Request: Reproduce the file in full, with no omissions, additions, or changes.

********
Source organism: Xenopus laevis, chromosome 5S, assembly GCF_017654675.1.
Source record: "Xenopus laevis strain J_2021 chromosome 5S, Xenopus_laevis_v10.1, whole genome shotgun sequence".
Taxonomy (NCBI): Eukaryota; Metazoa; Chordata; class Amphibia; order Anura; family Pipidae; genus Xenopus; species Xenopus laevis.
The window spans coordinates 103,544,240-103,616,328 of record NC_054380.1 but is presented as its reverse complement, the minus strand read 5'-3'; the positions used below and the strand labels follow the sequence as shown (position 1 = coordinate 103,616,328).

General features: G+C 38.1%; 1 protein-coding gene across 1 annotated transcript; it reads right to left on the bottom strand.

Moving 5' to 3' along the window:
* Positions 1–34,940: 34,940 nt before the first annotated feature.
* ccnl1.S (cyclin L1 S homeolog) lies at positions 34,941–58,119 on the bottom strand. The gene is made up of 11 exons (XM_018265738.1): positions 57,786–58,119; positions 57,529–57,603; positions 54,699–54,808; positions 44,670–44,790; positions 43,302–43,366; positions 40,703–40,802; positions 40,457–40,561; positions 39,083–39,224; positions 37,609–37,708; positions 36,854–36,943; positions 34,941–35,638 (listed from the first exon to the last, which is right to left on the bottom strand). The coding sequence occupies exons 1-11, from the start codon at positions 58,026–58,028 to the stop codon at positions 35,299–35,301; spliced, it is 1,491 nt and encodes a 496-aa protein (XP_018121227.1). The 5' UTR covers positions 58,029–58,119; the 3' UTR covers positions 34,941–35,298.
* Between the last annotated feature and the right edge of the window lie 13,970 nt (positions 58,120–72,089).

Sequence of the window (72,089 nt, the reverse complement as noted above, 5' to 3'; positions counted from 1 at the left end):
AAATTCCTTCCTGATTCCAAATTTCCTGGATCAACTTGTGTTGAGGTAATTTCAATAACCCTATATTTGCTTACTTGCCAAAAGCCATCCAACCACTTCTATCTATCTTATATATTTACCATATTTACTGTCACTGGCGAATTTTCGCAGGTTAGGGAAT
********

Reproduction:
Source organism: Xenopus laevis, chromosome 5S, assembly GCF_017654675.1.
Source record: "Xenopus laevis strain J_2021 chromosome 5S, Xenopus_laevis_v10.1, whole genome shotgun sequence".
Taxonomy (NCBI): Eukaryota; Metazoa; Chordata; class Amphibia; order Anura; family Pipidae; genus Xenopus; species Xenopus laevis.
The window spans coordinates 103,544,240-103,616,328 of record NC_054380.1 but is presented as its reverse complement, the minus strand read 5'-3'; the positions used below and the strand labels follow the sequence as shown (position 1 = coordinate 103,616,328).

General features: G+C 38.1%; 1 protein-coding gene across 1 annotated transcript; it reads right to left on the bottom strand.

Moving 5' to 3' along the window:
* Positions 1–34,940: 34,940 nt before the first annotated feature.
* ccnl1.S (cyclin L1 S homeolog) lies at positions 34,941–58,119 on the bottom strand. The gene is made up of 11 exons (XM_018265738.1): positions 57,786–58,119; positions 57,529–57,603; positions 54,699–54,808; positions 44,670–44,790; positions 43,302–43,366; positions 40,703–40,802; positions 40,457–40,561; positions 39,083–39,224; positions 37,609–37,708; positions 36,854–36,943; positions 34,941–35,638 (listed from the first exon to the last, which is right to left on the bottom strand). The coding sequence occupies exons 1-11, from the start codon at positions 58,026–58,028 to the stop codon at positions 35,299–35,301; spliced, it is 1,491 nt and encodes a 496-aa protein (XP_018121227.1). The 5' UTR covers positions 58,029–58,119; the 3' UTR covers positions 34,941–35,298.
* Between the last annotated feature and the right edge of the window lie 13,970 nt (positions 58,120–72,089).

Sequence of the window (72,089 nt, the reverse complement as noted above, 5' to 3'; positions counted from 1 at the left end):
AAATTCCTTCCTGATTCCAAATTTCCTGGATCAACTTGTGTTGAGGTAATTTCAATAACCCTATATTTGCTTACTTGCCAAAAGCCATCCAACCACTTCTATCTATCTTATATATTTACCATATTTACTGTCACTGGCGAATTTTCGCAGGTTAGGGAAT